Across the country, legislators have taken the issue of texting while driving to the state house, and 29 states have banned the dangerous practice.
But in West Virginia, efforts to approve a “no texting while driving” law have hit some familiar roadblocks. A recent legislative effort to ban the practice was defeated when a state senator attempted to add an amendment to the legislation to fund cell phone towers.
Grim Statistics on Texting While Driving
The defeat infuriated supporters of the ban, who cited statistics from the National Highway Traffic Safety Administration that show at least 21 percent of all traffic accidents with injuries are caused by distracted driving. Nearly 6,000 people were killed and over 500,000 injured in these types of motor vehicle accidents [link to practice page], according to a 2008 NHTSA report.
Individual Responsibility Versus Universal Safety Mandates
Despite the grim statistics, West Virginia policy makers have historically espoused individual responsibility over universal safety mandates. For example, the state resisted passage of a helmet law, even though as many as two dozen people a year were killed because they weren’t wearing helmets when riding motorcycles and ATVs. A helmet law was finally passed in 2004 after the relative of a state legislator was killed in an ATV accident.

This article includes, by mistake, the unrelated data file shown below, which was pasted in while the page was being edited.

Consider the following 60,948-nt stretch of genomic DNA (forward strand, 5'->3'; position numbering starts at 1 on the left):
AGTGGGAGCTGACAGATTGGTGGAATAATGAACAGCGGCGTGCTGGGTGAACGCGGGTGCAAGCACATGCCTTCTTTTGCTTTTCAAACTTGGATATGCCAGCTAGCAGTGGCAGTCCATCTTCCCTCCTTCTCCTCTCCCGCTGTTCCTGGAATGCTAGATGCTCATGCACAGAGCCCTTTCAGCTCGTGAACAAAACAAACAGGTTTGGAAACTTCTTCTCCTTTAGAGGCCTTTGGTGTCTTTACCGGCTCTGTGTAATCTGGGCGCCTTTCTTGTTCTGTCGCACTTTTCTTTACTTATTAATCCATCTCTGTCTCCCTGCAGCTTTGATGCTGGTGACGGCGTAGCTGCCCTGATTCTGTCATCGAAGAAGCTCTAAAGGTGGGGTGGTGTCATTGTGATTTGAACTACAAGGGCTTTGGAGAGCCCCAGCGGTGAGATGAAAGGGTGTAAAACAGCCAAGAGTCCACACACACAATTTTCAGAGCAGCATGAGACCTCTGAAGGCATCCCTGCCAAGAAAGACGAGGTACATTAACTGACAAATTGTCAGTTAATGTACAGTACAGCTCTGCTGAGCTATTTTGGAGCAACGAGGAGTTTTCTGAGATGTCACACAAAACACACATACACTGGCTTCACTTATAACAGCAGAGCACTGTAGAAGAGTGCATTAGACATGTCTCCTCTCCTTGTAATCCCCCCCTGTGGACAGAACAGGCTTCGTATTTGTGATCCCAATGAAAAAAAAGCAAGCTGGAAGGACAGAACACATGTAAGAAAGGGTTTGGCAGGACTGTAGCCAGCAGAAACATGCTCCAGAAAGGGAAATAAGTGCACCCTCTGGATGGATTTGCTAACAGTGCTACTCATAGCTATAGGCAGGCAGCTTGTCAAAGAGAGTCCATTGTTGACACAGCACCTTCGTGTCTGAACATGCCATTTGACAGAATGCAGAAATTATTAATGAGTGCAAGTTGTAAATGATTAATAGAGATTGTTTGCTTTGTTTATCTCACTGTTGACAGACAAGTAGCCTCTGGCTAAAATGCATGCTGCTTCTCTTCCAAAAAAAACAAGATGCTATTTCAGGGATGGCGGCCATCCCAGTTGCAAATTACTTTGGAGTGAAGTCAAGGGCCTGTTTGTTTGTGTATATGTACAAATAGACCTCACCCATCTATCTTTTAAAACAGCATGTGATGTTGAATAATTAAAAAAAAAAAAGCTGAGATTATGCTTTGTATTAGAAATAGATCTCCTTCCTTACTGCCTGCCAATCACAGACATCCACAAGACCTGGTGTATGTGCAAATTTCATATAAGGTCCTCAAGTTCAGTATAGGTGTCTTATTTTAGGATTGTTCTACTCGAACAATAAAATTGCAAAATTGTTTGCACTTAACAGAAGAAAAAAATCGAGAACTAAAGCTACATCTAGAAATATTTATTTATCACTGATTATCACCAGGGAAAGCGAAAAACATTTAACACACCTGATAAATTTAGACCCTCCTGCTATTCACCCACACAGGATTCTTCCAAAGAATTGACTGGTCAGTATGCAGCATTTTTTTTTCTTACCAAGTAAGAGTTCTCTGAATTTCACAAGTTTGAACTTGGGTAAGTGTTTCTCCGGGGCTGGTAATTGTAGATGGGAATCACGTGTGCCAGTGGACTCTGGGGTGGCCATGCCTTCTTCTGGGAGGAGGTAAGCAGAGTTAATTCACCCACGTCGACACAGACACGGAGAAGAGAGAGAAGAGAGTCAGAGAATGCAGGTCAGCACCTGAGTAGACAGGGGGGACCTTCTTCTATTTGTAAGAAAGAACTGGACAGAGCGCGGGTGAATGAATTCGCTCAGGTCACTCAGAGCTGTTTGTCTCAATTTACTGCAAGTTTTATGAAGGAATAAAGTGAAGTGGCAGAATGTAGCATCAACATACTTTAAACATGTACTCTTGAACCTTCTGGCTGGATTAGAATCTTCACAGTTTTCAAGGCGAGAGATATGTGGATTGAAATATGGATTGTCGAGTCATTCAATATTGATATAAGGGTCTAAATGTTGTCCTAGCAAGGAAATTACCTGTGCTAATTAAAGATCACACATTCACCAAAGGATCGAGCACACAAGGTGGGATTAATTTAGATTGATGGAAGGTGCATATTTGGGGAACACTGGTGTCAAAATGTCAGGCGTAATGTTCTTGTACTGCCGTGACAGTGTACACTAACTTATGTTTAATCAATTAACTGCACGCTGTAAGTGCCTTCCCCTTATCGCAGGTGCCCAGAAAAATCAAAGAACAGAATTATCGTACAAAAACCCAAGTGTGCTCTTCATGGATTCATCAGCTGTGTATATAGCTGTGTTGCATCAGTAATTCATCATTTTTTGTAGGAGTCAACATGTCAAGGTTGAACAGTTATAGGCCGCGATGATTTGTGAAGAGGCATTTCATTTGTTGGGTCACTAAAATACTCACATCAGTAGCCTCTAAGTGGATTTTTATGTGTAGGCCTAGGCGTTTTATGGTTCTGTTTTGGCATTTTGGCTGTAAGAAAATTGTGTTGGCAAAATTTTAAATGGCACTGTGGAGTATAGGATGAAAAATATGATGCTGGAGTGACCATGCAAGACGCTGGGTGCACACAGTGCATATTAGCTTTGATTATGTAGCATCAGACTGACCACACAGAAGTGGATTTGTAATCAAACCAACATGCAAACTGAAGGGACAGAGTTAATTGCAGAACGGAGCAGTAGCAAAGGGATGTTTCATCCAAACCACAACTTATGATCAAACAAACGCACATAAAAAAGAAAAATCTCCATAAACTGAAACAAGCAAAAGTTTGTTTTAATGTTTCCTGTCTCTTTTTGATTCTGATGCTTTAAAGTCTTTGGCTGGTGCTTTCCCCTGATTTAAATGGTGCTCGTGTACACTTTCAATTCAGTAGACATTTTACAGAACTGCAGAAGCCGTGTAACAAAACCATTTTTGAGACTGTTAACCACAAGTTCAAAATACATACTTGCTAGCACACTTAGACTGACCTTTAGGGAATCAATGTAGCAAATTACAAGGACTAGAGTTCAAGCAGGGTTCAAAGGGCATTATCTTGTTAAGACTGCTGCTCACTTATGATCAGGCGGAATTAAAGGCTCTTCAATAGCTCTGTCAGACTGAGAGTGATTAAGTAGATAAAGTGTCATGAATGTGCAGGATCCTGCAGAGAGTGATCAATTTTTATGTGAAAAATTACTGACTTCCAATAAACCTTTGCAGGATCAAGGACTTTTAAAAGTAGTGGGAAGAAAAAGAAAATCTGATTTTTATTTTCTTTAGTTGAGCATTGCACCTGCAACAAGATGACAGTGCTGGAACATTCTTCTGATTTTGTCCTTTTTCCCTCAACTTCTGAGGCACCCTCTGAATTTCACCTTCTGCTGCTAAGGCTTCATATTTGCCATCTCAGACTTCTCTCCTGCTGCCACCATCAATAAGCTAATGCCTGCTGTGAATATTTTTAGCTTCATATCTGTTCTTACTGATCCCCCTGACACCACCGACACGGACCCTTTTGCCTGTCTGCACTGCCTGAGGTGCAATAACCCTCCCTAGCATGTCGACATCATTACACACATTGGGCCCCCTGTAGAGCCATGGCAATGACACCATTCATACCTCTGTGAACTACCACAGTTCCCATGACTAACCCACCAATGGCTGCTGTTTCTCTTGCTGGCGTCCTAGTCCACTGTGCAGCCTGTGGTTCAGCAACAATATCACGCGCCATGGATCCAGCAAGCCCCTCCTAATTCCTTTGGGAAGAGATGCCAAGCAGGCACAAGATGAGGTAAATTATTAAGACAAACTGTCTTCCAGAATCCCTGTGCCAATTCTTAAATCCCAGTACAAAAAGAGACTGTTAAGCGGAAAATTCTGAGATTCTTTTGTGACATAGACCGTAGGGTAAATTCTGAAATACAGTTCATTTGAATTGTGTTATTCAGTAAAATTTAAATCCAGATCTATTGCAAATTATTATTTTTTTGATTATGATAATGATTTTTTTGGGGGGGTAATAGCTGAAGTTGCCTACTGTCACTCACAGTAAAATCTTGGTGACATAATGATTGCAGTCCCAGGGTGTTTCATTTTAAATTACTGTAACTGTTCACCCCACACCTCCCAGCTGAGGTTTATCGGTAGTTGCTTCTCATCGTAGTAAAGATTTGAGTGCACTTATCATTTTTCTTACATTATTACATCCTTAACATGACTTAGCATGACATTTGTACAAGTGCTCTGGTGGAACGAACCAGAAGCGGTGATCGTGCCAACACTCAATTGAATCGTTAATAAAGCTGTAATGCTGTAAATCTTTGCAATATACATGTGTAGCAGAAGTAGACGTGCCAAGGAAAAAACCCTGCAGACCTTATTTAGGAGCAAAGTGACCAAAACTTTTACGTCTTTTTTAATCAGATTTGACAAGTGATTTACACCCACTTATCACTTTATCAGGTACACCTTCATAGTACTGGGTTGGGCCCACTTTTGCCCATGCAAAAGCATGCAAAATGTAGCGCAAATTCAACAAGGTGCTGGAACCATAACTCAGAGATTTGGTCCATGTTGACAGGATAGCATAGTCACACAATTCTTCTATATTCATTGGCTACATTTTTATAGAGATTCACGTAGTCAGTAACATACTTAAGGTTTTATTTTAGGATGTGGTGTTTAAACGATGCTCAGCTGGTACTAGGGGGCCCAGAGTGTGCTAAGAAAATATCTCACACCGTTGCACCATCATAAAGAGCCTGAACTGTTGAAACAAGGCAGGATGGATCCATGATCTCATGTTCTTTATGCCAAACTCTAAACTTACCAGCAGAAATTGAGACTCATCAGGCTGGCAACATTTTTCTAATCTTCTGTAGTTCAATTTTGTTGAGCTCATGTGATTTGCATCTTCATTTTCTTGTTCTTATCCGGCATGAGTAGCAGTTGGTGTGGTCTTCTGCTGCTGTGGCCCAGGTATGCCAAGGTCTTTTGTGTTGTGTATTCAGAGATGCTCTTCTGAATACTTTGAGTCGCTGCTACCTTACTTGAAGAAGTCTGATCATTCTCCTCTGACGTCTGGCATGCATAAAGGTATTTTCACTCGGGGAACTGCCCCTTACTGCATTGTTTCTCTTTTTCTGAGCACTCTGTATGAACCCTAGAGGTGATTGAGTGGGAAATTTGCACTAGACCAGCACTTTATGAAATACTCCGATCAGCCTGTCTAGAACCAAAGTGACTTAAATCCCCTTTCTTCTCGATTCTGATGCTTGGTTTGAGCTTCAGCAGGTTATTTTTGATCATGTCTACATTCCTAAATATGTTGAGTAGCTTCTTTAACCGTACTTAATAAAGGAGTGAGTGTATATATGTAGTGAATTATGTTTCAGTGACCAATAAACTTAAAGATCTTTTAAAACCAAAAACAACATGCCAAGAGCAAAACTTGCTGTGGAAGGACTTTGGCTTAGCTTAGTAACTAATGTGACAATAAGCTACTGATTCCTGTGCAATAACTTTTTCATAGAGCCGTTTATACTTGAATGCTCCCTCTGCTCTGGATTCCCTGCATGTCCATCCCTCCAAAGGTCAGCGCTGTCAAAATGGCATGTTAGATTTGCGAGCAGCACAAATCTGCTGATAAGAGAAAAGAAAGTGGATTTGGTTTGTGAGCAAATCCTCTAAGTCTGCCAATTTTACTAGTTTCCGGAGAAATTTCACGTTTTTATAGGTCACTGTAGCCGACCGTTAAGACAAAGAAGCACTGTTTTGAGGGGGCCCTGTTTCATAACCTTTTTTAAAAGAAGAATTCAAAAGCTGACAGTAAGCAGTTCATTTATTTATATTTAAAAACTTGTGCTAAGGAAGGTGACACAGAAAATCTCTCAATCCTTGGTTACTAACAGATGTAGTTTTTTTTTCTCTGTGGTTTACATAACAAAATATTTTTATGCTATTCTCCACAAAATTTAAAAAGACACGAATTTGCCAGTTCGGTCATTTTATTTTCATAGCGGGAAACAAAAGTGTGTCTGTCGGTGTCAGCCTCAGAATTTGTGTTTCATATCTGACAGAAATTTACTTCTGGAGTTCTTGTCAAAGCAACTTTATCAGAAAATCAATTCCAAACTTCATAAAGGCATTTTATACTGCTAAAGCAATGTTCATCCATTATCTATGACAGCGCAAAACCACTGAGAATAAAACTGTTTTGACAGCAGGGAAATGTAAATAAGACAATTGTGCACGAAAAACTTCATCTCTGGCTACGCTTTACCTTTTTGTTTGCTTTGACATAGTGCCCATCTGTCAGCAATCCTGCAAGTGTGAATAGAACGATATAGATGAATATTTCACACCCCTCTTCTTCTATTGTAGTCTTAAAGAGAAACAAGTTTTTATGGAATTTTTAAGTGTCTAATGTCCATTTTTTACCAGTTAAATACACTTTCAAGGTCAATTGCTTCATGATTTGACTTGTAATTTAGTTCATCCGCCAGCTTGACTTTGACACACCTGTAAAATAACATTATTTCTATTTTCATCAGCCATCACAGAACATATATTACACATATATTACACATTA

Contentious Debate on Texting Legislation in West Virginia Legislature
Opponents to a no-texting law say the state already has a distracted driving law on the books, and if police stop someone who was texting while driving, a citation can be issued.
But that’s not good enough, say texting-ban supporters. A specific ban on texting while driving will send a clear message, they say, that it is not only illegal to text and drive, but inherently dangerous.
Ironically, U.S. Senator Jay Rockefeller of West Virginia has introduced a federal ban on texting. The Distracted Driving Prevention Act would provide education and grants to states that enact bans on texting and cell phone use, which would provide incentives for states like West Virginia to implement a statewide ban. The $94 million program cleared a crucial Senate committee in June 2010 and now comes before the full Senate for a review.